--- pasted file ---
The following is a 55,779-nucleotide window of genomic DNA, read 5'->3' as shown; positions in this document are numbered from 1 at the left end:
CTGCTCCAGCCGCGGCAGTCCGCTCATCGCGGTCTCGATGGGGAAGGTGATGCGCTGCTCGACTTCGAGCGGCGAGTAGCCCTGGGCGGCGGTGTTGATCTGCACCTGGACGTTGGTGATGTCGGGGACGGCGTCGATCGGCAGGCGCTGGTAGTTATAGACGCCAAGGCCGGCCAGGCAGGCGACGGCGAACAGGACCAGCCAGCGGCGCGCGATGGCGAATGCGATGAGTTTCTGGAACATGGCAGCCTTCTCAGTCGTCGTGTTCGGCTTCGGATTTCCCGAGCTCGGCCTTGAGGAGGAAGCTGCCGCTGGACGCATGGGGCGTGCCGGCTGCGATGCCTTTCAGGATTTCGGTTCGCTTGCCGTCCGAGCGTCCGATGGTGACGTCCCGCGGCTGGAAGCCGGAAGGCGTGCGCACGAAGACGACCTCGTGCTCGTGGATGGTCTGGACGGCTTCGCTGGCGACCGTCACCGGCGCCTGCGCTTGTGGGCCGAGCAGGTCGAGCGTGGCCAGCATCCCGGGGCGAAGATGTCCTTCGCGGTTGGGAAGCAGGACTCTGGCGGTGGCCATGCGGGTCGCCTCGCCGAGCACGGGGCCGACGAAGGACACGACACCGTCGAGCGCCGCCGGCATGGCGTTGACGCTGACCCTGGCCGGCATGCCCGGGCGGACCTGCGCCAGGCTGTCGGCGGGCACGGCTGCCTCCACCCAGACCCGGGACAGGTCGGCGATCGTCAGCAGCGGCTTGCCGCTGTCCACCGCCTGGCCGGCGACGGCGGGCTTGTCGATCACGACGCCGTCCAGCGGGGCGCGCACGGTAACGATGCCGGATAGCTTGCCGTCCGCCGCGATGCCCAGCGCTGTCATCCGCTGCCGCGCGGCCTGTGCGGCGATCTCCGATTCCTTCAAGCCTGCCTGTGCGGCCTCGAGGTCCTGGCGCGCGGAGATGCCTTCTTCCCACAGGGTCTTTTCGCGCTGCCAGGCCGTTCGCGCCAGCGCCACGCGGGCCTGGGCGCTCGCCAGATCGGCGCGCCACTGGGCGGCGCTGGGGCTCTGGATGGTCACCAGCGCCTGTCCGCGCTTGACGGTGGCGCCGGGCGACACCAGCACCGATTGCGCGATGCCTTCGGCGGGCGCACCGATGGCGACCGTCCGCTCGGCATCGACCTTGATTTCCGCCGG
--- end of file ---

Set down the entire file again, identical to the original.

The following is a 55,779-nucleotide window of genomic DNA, read 5'->3' as shown; positions in this document are numbered from 1 at the left end:
CTGCTCCAGCCGCGGCAGTCCGCTCATCGCGGTCTCGATGGGGAAGGTGATGCGCTGCTCGACTTCGAGCGGCGAGTAGCCCTGGGCGGCGGTGTTGATCTGCACCTGGACGTTGGTGATGTCGGGGACGGCGTCGATCGGCAGGCGCTGGTAGTTATAGACGCCAAGGCCGGCCAGGCAGGCGACGGCGAACAGGACCAGCCAGCGGCGCGCGATGGCGAATGCGATGAGTTTCTGGAACATGGCAGCCTTCTCAGTCGTCGTGTTCGGCTTCGGATTTCCCGAGCTCGGCCTTGAGGAGGAAGCTGCCGCTGGACGCATGGGGCGTGCCGGCTGCGATGCCTTTCAGGATTTCGGTTCGCTTGCCGTCCGAGCGTCCGATGGTGACGTCCCGCGGCTGGAAGCCGGAAGGCGTGCGCACGAAGACGACCTCGTGCTCGTGGATGGTCTGGACGGCTTCGCTGGCGACCGTCACCGGCGCCTGCGCTTGTGGGCCGAGCAGGTCGAGCGTGGCCAGCATCCCGGGGCGAAGATGTCCTTCGCGGTTGGGAAGCAGGACTCTGGCGGTGGCCATGCGGGTCGCCTCGCCGAGCACGGGGCCGACGAAGGACACGACACCGTCGAGCGCCGCCGGCATGGCGTTGACGCTGACCCTGGCCGGCATGCCCGGGCGGACCTGCGCCAGGCTGTCGGCGGGCACGGCTGCCTCCACCCAGACCCGGGACAGGTCGGCGATCGTCAGCAGCGGCTTGCCGCTGTCCACCGCCTGGCCGGCGACGGCGGGCTTGTCGATCACGACGCCGTCCAGCGGGGCGCGCACGGTAACGATGCCGGATAGCTTGCCGTCCGCCGCGATGCCCAGCGCTGTCATCCGCTGCCGCGCGGCCTGTGCGGCGATCTCCGATTCCTTCAAGCCTGCCTGTGCGGCCTCGAGGTCCTGGCGCGCGGAGATGCCTTCTTCCCACAGGGTCTTTTCGCGCTGCCAGGCCGTTCGCGCCAGCGCCACGCGGGCCTGGGCGCTCGCCAGATCGGCGCGCCACTGGGCGGCGCTGGGGCTCTGGATGGTCACCAGCGCCTGTCCGCGCTTGACGGTGGCGCCGGGCGACACCAGCACCGATTGCGCGATGCCTTCGGCGGGCGCACCGATGGCGACCGTCCGCTCGGCATCGACCTTGATTTCCGCCGG